TRAIN TO VIENNA
Sleek red capsule nudging its way
Past white birch and spruce tree guards
Curling through green fields
Tip-toeing across raging streams.
Purring, iron willed in purpose
Carrying its human armload
Past brown piles of hay like ringlets
Dangling from meadows faces.
Safe and warm within its coaches
Languages from many nations
Laud the beauty of the landscape
As the train displays its artwork.
LEGEND OF THE WHITE DEER
They said that it appears
In time of great crisis―
The death of someone so special
The trees weep.
The beauty berry fades to gray―
Or when children cry alone
That there is no love for them.
Yet the wind sighs
That the white one is seen
To mark the clarity
Of an autumn day
The stillness of a full-moon night
The wonder of a starlit sky.
The ghost deer tells its tale
Rarity of nature
Diverse, exciting, changing
In and out of the light
And fades away
MOUNTAIN MEADOW MEETING
I don’t remember when I first heard the tinkling of the bell. Perhaps it was where the grass was high enough to blot out all but the brightest of blossoms. Or maybe when the sun cascaded from a sky so blue it made your ears tingle. Tingling like that, you could hardly be certain if it were a bell-tinkle or a blue-sky-warm-sun-ear-tingle. I continued to chew slowly on a blade of high meadow grass while my eyes roamed ravenously over red, yellow, blue and white petals plopped picturesquely about where nature whimsically deposited them a harvest season ago. From whence emanated this tinkling or tingling?
Engrossed was I in this orgiastic feast of fabulous high mountain meadow grasses, my myriad mental processes procrastinating in alerting me to the distinction between a tinkle and a tingle. In fact, my cerebrum might never have been diverted from its brief basking in Bacchanalian banalities had not I been confronted obliquely but nevertheless most certainly by a pair of quizzical brown eyes surrounded by a very white but definitely hirsute countenance. At about two o’clock, for my line of vision, appeared a crystalline white pubescent goat—I kid you not―whose unwavering brown eyes stared at me while the hirsute face continued the task of masticating mountain meadow munchables. It may have been the unswerving stare that arrested my addiction to imbibing high meadow grasses, or perhaps it was the determined tinkle of the bell as the head tossed ominously in my direction. Ultimately, a truce was struck as he munched and tinkled, while I eavesdropped and ogled the sensate scene surrounding me.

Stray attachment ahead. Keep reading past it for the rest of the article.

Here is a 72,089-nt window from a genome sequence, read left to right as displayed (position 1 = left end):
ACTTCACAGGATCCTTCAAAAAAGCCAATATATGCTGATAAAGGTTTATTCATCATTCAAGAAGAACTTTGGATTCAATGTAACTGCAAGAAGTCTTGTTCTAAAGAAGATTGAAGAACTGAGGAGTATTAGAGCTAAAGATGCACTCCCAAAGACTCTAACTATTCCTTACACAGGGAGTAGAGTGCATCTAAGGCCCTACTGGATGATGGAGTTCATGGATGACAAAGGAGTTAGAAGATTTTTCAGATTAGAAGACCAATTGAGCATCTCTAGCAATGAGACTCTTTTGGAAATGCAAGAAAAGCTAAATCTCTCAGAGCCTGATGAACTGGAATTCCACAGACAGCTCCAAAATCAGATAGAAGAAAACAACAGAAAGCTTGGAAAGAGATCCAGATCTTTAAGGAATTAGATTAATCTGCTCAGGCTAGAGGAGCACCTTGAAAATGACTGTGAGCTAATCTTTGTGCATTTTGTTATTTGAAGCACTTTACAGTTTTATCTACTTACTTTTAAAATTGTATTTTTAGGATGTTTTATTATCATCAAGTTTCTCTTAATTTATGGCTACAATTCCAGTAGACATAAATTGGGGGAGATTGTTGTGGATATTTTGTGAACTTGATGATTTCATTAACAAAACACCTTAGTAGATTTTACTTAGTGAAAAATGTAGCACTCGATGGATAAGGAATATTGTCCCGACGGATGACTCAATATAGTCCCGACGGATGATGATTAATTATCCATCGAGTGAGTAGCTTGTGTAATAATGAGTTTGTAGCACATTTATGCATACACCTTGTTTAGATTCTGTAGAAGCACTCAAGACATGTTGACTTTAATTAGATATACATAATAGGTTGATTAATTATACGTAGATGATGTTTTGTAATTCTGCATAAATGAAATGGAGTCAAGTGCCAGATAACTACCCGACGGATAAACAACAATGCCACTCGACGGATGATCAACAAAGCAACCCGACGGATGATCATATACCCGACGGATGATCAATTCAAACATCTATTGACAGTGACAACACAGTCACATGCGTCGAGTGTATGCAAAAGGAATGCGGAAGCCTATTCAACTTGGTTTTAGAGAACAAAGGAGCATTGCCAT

Time rests in the walls of this house,
trees, garden, walkways. That old
rock wall we labored, all afternoon
crowning it with brightly colored
Lake Superior stones of thirty
years ago―hoarded for such end.
Desolate the garden lies
in this dark, dank Carolina
mountain winter. Iris repose,
runners of raspberry arouse no
rumor of last summers juiciness.
Brooding thoughts of our son
last summer as we dug
presage this day’s gray visage.
Days like minds
adorn and shed somber garb.
Bulbs, tender roots beneath
decaying leaves whisper promises
of tiny brown kegs hiding beneath
green skirts of ginger, of voluptuous
shouts of rhododendron.
Born to cold, dark, misty days of winter
for bold spring flashiness, they
wind the clocks of our lives in a
cycle of dark, cold, beauty and joy.